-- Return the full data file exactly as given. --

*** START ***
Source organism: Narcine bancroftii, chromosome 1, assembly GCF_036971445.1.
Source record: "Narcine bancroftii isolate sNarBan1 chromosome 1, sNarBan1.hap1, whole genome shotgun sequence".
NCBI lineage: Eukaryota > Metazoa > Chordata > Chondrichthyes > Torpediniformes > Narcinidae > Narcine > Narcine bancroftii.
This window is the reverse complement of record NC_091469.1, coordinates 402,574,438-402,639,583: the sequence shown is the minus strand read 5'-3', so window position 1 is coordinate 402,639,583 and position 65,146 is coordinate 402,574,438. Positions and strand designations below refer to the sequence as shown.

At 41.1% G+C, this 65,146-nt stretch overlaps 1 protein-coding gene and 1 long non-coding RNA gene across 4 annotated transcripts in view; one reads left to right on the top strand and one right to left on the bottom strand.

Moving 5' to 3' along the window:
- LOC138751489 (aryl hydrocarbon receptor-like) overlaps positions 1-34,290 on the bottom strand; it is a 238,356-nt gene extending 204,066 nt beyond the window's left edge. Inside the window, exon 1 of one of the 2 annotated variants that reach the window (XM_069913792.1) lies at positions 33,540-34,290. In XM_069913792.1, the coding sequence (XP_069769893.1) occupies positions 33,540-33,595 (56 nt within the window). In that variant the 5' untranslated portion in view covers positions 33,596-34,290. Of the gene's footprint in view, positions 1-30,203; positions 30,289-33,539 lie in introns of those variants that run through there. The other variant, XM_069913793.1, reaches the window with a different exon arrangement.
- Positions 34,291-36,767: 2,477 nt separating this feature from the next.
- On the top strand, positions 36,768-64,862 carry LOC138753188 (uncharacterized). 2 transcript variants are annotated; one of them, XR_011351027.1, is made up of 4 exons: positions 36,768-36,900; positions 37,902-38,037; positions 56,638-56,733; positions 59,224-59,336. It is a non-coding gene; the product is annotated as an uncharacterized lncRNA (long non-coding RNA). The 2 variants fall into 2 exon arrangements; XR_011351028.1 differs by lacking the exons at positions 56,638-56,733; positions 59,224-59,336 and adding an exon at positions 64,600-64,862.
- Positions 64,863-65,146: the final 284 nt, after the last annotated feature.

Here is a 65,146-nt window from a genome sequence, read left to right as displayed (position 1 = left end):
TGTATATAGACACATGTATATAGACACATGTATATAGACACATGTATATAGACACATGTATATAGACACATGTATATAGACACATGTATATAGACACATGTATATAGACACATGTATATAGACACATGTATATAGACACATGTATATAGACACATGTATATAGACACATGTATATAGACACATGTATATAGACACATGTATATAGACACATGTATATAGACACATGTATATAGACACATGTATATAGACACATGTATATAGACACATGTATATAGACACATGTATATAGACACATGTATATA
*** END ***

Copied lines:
Source organism: Narcine bancroftii, chromosome 1, assembly GCF_036971445.1.
Source record: "Narcine bancroftii isolate sNarBan1 chromosome 1, sNarBan1.hap1, whole genome shotgun sequence".
NCBI lineage: Eukaryota > Metazoa > Chordata > Chondrichthyes > Torpediniformes > Narcinidae > Narcine > Narcine bancroftii.
This window is the reverse complement of record NC_091469.1, coordinates 402,574,438-402,639,583: the sequence shown is the minus strand read 5'-3', so window position 1 is coordinate 402,639,583 and position 65,146 is coordinate 402,574,438. Positions and strand designations below refer to the sequence as shown.

At 41.1% G+C, this 65,146-nt stretch overlaps 1 protein-coding gene and 1 long non-coding RNA gene across 4 annotated transcripts in view; one reads left to right on the top strand and one right to left on the bottom strand.

Moving 5' to 3' along the window:
- LOC138751489 (aryl hydrocarbon receptor-like) overlaps positions 1-34,290 on the bottom strand; it is a 238,356-nt gene extending 204,066 nt beyond the window's left edge. Inside the window, exon 1 of one of the 2 annotated variants that reach the window (XM_069913792.1) lies at positions 33,540-34,290. In XM_069913792.1, the coding sequence (XP_069769893.1) occupies positions 33,540-33,595 (56 nt within the window). In that variant the 5' untranslated portion in view covers positions 33,596-34,290. Of the gene's footprint in view, positions 1-30,203; positions 30,289-33,539 lie in introns of those variants that run through there. The other variant, XM_069913793.1, reaches the window with a different exon arrangement.
- Positions 34,291-36,767: 2,477 nt separating this feature from the next.
- On the top strand, positions 36,768-64,862 carry LOC138753188 (uncharacterized). 2 transcript variants are annotated; one of them, XR_011351027.1, is made up of 4 exons: positions 36,768-36,900; positions 37,902-38,037; positions 56,638-56,733; positions 59,224-59,336. It is a non-coding gene; the product is annotated as an uncharacterized lncRNA (long non-coding RNA). The 2 variants fall into 2 exon arrangements; XR_011351028.1 differs by lacking the exons at positions 56,638-56,733; positions 59,224-59,336 and adding an exon at positions 64,600-64,862.
- Positions 64,863-65,146: the final 284 nt, after the last annotated feature.

Here is a 65,146-nt window from a genome sequence, read left to right as displayed (position 1 = left end):
TGTATATAGACACATGTATATAGACACATGTATATAGACACATGTATATAGACACATGTATATAGACACATGTATATAGACACATGTATATAGACACATGTATATAGACACATGTATATAGACACATGTATATAGACACATGTATATAGACACATGTATATAGACACATGTATATAGACACATGTATATAGACACATGTATATAGACACATGTATATAGACACATGTATATAGACACATGTATATAGACACATGTATATAGACACATGTATATAGACACATGTATATAGACACATGTATATA